The U.S. Education Department has tapped the president of Southern Vermont College, Karen Gross, to advise it on issues related to college access, affordability and completion. In a news release Friday, Southern Vermont said that Gross had been granted a year's leave of absence from the presidency to serve as a senior policy adviser to Under Secretary Martha J. Kanter, with whom Gross and Southern Vermont had worked on several initiatives. Gross, who spent two decades as a law professor and expert on consumer debt before assuming the presidency of the small Vermont private college in 2006, has focused on the educational success of first-generation and low-income students, top priorities of the Obama administration. (She has written frequently for Inside Higher Ed.)
Higher Education Quick Takes
The board of Kean University is investigating allegations of false statements on the résumé of Dawood Farahi, the president, The Wall Street Journal reported. The faculty union at Kean has questioned whether Farahi falsely claimed to have written more than 50 articles, including some allegedly published in journals that do not exist. Professors at Kean have had numerous conflicts with Farahi, and have charged that he does not respect the faculty role in governance, and that his priorities don't reflect academic needs at the New Jersey institution. A statement from Farahi denied the allegations and said that they were motivated by "hate, prejudice and greed."
Vietnamese universities are pushing for more autonomy, Viet Nam News reported. The institutions want control over such matters as enrollment policy and administration. Government officials have said that some state control remains needed to assure quality.
Twenty-one men from Haiti have sued Fairfield University over the sex abuse they suffered when they were children cared for at a charity in Haiti, The Hartford Courant reported. Fairfield is a target because, the suits allege, the university supported the charity (founded by an alumnus since accused of being a pedophile) and should have known about the abuse. A lawyer for the university said that the suit is incorrect in blaming Fairfield. The university did not have any supervisory authority over the charity, which was not affiliated with Fairfield, the lawyer said.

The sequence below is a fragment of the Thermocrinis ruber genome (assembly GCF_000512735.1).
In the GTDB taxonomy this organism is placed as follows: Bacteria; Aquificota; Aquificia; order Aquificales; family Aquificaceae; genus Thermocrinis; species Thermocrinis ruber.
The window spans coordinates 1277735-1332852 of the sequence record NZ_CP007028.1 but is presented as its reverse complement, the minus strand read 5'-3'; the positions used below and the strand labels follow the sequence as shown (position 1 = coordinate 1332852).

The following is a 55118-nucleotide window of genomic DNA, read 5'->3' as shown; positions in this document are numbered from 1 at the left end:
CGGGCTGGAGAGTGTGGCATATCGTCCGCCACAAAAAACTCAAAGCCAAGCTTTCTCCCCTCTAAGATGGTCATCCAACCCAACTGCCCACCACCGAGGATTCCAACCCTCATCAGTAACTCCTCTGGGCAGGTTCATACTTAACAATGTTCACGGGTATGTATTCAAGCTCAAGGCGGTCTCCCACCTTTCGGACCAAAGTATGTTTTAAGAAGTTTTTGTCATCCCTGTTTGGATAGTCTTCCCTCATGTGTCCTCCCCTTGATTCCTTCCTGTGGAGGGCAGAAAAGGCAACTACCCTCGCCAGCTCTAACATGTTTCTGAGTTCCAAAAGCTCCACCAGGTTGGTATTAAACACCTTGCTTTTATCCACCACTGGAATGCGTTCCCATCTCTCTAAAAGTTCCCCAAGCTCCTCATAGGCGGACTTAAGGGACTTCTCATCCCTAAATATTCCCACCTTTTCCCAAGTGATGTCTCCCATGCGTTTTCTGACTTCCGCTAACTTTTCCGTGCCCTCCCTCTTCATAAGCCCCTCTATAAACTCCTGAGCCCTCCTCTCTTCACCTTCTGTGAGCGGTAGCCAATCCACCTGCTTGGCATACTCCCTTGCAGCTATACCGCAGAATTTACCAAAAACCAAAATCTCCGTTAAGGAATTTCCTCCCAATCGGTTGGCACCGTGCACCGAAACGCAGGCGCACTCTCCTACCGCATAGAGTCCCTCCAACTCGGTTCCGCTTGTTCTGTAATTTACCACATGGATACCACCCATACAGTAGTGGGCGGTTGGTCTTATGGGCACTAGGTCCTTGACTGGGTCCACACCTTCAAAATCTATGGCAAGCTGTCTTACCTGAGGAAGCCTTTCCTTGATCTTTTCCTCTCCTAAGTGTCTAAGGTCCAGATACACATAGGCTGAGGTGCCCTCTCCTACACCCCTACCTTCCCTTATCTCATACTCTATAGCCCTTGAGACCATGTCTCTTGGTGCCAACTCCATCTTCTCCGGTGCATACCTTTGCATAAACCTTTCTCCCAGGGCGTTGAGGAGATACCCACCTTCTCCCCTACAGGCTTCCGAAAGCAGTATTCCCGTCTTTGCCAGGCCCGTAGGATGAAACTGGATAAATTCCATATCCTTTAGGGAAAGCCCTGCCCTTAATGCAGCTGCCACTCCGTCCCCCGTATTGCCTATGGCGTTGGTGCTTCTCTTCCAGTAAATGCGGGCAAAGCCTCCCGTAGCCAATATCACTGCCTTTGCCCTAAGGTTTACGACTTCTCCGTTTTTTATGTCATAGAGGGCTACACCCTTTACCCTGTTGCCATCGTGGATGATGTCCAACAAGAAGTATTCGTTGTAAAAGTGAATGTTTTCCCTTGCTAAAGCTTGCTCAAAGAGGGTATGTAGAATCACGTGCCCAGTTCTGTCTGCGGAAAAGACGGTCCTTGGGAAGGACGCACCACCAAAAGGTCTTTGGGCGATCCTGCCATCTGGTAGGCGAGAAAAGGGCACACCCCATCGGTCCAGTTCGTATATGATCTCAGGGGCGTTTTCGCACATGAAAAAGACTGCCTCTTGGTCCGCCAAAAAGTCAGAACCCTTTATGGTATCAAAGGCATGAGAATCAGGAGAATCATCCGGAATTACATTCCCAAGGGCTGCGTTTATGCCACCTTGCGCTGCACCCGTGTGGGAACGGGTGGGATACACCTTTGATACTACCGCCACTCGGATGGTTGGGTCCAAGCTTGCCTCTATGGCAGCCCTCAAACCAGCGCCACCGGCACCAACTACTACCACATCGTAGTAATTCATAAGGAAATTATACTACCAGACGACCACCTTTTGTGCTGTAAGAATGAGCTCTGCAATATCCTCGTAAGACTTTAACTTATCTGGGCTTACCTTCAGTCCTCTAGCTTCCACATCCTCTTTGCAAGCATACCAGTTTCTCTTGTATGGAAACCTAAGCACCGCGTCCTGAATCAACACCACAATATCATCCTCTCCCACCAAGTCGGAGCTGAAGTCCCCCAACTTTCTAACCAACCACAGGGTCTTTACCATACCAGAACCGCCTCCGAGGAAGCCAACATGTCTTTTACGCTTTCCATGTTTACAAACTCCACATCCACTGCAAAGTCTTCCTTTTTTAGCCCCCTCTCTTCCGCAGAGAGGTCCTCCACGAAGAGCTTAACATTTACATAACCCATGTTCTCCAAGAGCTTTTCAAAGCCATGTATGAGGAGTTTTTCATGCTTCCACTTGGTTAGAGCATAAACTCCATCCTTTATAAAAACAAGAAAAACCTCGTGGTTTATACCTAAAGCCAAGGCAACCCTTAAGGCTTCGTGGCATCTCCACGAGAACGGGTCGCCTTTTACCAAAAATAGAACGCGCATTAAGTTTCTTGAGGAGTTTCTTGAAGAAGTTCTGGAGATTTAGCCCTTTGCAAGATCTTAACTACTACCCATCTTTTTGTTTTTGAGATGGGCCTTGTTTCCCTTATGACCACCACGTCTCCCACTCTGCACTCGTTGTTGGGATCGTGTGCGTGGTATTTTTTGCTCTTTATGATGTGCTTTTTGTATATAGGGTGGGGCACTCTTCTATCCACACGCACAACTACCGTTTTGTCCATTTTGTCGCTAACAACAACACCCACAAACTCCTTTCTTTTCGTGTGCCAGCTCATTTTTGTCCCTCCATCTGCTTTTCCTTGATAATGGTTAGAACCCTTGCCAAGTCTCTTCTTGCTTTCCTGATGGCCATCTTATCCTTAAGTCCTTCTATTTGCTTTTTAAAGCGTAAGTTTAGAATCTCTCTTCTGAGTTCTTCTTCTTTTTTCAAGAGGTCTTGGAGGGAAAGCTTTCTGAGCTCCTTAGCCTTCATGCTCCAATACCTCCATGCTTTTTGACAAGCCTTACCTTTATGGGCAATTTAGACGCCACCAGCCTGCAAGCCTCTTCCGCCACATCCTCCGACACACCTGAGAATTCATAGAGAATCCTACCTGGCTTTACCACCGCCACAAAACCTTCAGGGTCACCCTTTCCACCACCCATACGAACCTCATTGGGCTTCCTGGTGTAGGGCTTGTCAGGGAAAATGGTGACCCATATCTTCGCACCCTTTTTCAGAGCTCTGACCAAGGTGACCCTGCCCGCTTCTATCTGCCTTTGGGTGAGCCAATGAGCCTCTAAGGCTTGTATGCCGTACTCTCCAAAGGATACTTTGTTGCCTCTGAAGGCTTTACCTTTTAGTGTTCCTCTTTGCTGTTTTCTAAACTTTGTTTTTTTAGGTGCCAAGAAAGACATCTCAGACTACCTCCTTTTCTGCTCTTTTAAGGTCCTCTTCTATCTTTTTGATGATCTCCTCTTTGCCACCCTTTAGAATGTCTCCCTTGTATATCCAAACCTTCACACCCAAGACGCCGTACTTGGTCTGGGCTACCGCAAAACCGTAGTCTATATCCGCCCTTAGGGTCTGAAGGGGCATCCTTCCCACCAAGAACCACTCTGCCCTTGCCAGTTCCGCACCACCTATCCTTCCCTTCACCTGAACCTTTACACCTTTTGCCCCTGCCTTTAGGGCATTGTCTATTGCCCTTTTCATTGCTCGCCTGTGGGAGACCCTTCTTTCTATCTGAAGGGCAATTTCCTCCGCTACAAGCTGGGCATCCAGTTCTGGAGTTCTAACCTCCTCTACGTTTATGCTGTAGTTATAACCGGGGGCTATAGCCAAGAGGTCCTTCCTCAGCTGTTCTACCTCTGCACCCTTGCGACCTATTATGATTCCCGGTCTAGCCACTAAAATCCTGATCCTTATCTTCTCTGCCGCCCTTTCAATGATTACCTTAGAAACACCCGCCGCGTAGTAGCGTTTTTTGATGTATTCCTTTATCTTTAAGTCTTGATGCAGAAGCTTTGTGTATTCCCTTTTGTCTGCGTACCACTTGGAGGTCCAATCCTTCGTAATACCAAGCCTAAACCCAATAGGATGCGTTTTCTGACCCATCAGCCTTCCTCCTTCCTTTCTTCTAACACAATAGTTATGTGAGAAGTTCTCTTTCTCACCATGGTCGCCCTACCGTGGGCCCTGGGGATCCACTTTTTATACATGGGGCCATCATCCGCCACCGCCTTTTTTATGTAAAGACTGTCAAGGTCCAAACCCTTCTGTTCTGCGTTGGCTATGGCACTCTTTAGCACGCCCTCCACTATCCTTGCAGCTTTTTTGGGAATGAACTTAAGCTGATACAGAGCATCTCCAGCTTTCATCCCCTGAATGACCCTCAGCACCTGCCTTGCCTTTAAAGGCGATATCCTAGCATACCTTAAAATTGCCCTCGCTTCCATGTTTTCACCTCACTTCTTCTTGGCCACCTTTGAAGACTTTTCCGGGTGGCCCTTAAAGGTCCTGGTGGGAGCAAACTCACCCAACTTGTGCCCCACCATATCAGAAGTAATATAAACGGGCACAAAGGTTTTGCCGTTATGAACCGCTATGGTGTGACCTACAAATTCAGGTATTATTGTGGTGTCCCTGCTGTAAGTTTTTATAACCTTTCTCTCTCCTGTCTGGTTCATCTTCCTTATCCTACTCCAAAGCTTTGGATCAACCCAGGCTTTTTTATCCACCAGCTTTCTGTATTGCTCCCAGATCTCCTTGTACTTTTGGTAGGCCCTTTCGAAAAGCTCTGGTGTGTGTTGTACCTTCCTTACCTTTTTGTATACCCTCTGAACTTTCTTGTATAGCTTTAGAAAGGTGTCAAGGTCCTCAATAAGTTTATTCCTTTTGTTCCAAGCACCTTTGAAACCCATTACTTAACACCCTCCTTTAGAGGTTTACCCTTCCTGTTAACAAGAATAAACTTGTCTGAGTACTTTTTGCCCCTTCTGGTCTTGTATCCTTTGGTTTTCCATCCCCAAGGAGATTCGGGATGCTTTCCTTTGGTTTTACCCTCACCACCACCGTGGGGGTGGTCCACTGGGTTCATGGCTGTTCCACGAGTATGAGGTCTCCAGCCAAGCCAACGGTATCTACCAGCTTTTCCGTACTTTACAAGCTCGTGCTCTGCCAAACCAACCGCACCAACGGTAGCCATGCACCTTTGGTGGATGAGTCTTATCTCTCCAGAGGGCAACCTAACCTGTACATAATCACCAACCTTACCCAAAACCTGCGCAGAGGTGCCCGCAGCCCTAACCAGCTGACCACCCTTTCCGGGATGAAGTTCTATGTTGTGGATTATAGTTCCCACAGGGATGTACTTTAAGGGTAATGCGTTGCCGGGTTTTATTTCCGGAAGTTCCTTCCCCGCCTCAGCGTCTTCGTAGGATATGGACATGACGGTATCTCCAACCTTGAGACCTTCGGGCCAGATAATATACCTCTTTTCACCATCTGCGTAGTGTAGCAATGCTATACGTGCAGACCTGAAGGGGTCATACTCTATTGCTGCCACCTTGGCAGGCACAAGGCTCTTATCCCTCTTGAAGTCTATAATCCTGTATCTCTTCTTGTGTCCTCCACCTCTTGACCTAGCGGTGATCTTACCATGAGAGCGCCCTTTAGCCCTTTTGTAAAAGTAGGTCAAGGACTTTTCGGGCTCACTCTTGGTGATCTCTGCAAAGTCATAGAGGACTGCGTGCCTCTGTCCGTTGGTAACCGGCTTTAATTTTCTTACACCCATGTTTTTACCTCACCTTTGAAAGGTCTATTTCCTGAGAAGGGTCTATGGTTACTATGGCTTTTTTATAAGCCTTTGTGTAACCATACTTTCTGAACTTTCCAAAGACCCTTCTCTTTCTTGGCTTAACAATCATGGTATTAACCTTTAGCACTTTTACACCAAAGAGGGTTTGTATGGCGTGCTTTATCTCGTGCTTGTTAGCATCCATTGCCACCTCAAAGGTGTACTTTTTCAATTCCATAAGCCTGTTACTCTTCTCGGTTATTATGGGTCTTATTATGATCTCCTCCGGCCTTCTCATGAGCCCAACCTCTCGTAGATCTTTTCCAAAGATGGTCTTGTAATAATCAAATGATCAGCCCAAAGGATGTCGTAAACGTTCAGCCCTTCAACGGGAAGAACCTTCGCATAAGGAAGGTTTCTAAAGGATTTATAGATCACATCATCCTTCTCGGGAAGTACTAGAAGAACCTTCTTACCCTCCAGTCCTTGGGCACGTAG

The French government has backed away from a proposed tightening of student visa rules that would have made it difficult for foreign students to stay in France after graduation, The Washington Post reported. The proposal had been strongly criticized by university leaders, who said that the restrictions would have been inconsistent with the country's values, and would have hurt the institutions' standing around the world.
Law students who switch law schools do well academically at their new institutions, despite generally having lower academic credentials than those who enrolled as first-year law students. That's a major finding of this year's Law School Survey of Student Engagement. The survey also finds that these students may not be fully integrated into their new institutions.
Missouri Governor Jay Nixon announced that he has dropped the idea of having the state borrow money from university reserve funds, the Associated Press reported. The idea he floated would have used the borrowed money to avoid deep cuts in state appropriations. But many legislators questioned whether this approach was sound fiscal policy and worried that the state universities might never get their money back.